In 1998 Daniel Bergner wrote a book titled "God of the Rodeo" where he himself researched this rodeo and wrote a book about it, saying that he "observed the reaction of the crowd which was electrified, exhilarated, by the thrill of watching men in terror, all made forgivable because the men were murderers." He then goes on to say "I'm sure some of it was racist (see that nigger move) and some disappointed (that there was no goring) and some uneasy (with that very disappointment)." Then he goes on to say "many people were not laughing, were too bewildered or stunned by what they'd just seen."

And of course this industrial pig has prisoners outside the arena selling arts and crafts, crawfish étouffée and Frito pies. In his "gift shop," he sells miniature handcuffs, prisoner-made jelly, and mugs that read "Angola: a gated community." Then people move on to a display of "Gruesome Gertie" which is dubbed as "the only electric chair in which a prisoner was executed twice." (The first time didn't take because the executioners were "visibly drunk.")(2)

So not only does this imperial pig make money off live inmates, he cashed in on their cruel and unusual deaths as well. But that's still not enough for the deep pockets of this racketeering Warden. He contracts his prison out to Hollywood and "allows" prisoners to be extras, all for a nice fee of course!

Cain gets away with it because he hides it all behind religion and converting prisoners to Christianity. So with his money he tosses up a few plywood walls and roof, calls it a church, and says he's "saving souls."

This is the prison where a trio of prisoners had been locked down in solitary confinement longer than anyone in U.S. history, because they were Black Panther Party members (Albert Woodfox, Herman Wallace and the now released Robert King). They were put in solitary confinement, and have spent nearly 4 decades there, simply for their political beliefs.

In 2008 Warden Cain had a disposition taken in which Cain says of Woodfox, "He wants to demonstrate. He wants to organize. He wants to be defiant... He is still trying to practice Black Pantherism, and I still would not want him walking around my prison because he would organize young prisoners, I would have me all kinds of problems, more than I could stand, and I would have the blacks chasing after them."(3)

Never mind the fact that these two heroic comrades are in their 60s and have a near perfect record for more than 20 years. Warden Cain says "it's not a matter of write-ups. It's a matter of attitude and what ya are... Albert Woodfox and Herman Wallace is [sic] locked in time with that Black Panther revolutionary actions they were doing way back when... and from that there's been no rehabilitation."(3) Warden Cain then "suggested that Wallace and Woodfox could be released into general population if they renounced their political beliefs/views and embraced Jesus."(3)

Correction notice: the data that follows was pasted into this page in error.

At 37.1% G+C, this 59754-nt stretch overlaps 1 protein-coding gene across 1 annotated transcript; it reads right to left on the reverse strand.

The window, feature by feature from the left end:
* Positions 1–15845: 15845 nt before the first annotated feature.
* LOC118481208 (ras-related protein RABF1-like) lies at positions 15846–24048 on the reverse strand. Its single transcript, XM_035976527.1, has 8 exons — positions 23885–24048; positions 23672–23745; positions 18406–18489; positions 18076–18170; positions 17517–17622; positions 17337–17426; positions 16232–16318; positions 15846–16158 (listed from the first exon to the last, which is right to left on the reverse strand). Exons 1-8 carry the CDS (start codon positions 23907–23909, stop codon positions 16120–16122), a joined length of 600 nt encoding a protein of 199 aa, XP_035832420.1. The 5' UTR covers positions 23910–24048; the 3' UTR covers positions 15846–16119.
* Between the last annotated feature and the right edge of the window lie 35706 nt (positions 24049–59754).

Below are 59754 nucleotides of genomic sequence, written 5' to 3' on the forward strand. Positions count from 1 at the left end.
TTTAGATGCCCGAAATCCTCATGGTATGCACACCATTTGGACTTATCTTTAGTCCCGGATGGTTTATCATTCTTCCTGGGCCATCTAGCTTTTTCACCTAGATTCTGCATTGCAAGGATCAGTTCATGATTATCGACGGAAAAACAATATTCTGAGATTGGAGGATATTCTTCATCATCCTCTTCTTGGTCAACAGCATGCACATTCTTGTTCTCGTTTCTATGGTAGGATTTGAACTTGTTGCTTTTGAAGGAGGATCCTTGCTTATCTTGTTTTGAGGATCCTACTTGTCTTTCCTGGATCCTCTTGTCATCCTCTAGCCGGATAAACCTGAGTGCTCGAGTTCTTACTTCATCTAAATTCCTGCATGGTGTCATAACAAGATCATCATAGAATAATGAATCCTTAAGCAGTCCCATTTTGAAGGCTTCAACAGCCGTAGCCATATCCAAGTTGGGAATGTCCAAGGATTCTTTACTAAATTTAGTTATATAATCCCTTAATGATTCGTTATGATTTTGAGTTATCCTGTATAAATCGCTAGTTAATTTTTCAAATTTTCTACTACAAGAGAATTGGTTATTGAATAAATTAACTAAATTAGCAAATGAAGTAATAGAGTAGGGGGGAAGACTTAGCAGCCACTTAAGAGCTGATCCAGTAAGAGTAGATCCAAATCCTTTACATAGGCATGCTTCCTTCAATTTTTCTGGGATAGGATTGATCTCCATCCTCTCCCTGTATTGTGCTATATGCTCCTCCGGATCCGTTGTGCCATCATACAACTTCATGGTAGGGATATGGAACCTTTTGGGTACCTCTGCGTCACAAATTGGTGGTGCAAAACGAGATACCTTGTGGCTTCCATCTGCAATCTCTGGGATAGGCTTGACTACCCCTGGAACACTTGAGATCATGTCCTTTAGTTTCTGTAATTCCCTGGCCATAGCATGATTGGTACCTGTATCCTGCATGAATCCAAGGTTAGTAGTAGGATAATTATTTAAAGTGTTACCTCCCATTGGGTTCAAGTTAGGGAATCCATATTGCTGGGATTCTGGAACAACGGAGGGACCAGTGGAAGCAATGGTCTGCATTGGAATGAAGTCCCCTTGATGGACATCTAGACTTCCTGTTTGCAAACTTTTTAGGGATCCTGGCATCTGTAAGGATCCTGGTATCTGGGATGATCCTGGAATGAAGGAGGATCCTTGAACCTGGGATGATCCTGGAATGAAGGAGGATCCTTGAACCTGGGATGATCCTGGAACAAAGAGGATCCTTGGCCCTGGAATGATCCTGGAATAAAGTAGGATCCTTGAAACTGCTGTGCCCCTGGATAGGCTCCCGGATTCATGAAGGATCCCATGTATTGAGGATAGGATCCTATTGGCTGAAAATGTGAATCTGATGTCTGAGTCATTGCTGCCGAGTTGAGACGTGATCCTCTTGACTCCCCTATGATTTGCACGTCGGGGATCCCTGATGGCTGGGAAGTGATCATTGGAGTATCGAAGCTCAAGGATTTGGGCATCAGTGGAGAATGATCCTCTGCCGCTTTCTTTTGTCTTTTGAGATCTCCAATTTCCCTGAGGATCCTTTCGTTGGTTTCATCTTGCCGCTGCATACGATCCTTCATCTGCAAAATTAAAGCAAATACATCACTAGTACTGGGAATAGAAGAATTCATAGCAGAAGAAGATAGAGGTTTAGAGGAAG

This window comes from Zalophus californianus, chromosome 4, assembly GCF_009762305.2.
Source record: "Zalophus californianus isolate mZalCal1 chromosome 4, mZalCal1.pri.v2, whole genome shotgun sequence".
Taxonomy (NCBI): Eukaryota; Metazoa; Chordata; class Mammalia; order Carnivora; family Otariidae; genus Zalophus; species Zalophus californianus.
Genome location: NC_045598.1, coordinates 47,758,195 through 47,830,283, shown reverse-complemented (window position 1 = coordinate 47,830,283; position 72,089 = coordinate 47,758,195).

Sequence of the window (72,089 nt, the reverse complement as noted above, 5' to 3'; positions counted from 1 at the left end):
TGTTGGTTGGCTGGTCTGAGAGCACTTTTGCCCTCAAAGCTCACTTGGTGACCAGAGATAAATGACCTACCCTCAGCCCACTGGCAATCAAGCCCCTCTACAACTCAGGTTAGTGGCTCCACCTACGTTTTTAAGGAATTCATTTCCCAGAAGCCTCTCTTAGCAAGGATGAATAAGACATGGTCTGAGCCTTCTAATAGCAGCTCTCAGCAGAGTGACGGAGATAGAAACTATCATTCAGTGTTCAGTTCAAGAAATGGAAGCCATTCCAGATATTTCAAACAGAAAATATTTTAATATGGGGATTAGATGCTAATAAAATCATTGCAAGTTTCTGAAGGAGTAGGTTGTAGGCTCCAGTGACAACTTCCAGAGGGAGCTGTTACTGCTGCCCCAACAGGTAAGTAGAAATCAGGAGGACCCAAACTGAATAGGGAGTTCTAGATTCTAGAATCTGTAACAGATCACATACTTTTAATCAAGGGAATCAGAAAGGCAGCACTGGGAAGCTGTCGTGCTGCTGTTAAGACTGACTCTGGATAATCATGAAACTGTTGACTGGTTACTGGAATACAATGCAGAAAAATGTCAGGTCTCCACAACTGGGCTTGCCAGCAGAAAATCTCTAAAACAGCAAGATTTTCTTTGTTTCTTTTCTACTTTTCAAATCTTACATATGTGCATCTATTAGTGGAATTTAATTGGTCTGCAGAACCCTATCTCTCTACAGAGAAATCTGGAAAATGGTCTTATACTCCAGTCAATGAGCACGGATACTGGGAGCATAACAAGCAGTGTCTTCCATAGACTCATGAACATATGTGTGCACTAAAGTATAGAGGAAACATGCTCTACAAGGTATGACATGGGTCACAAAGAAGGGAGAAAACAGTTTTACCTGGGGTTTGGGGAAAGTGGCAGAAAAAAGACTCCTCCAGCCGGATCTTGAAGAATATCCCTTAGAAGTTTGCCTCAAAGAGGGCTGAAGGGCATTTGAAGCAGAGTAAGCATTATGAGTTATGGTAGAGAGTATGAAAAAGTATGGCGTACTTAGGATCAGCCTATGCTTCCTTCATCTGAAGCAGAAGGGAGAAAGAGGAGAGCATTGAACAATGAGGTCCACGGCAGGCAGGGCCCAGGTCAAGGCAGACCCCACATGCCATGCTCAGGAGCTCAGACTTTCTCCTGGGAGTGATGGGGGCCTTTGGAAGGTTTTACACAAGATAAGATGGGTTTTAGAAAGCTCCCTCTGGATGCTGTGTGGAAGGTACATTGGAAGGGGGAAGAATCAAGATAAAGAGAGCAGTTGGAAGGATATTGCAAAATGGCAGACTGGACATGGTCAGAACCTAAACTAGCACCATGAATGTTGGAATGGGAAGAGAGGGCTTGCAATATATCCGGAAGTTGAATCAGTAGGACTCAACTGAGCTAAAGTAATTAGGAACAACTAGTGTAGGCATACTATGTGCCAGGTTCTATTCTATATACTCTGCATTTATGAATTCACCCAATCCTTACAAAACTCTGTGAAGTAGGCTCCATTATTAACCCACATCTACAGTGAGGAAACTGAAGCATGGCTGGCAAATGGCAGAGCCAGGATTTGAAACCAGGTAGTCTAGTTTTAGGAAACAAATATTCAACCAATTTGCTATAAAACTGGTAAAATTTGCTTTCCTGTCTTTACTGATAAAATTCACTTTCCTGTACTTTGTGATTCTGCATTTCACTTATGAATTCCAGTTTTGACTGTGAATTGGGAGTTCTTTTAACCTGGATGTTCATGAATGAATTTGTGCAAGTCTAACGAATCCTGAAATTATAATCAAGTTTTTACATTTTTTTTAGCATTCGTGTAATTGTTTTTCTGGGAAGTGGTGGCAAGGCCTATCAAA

Cain's policy is if inmates don't attend church services they don't get the good jobs (that pay 2-20 cents), or other goodies, such as a day or two off from plowing and farming his fields, a good meal, special banquets, ice cream, etc.

There should be a public outcry of complete outrage over this shit. This is the very sickening degeneracy which we as communists strive to stomp out. These atrocities going on down in Angola under the skirts of religion piss me off, and only strengthen my resolve to standup and fight these imperial piggies every step of the way. With every breath I take it fills my eyes with only the color of red. In solidarity we stand.


MIM(Prisons) adds: As we've explained in articles on the U.S. prison economy, the exploitation of prison labor by private entities is very limited in scope, with most prison labor contributing to prison maintenance and expenses. In the case of Angola, the farm laborers, making a maximum wage of 20 cents per hour, are actually engaged in productive labor and are likely providing a net surplus value to the prison after factoring in the room and board they are provided. But even in this large, well-organized operation, the income is only an offset to the total costs of keeping these men imprisoned, in particular paying the salaries of guards and administrators.

Those prisoners making jam, and other trinkets for sale outside the rodeo are raising money for Christian organizations.(1) In this case private interests are benefitting financially from coerced labor, but even then there are no capitalist profit interests behind these projects as implied by the myth of the "prison industrial complex." Petty economic interests aside, the bigger story here is the national oppression faced by the 75% Black prisoner population at Angola coerced into supporting Christian organizations and pushed into the rodeo. This is a reprehensible example of treating men like animals and turning social control into a sport for the entertainment of reactionary spectators.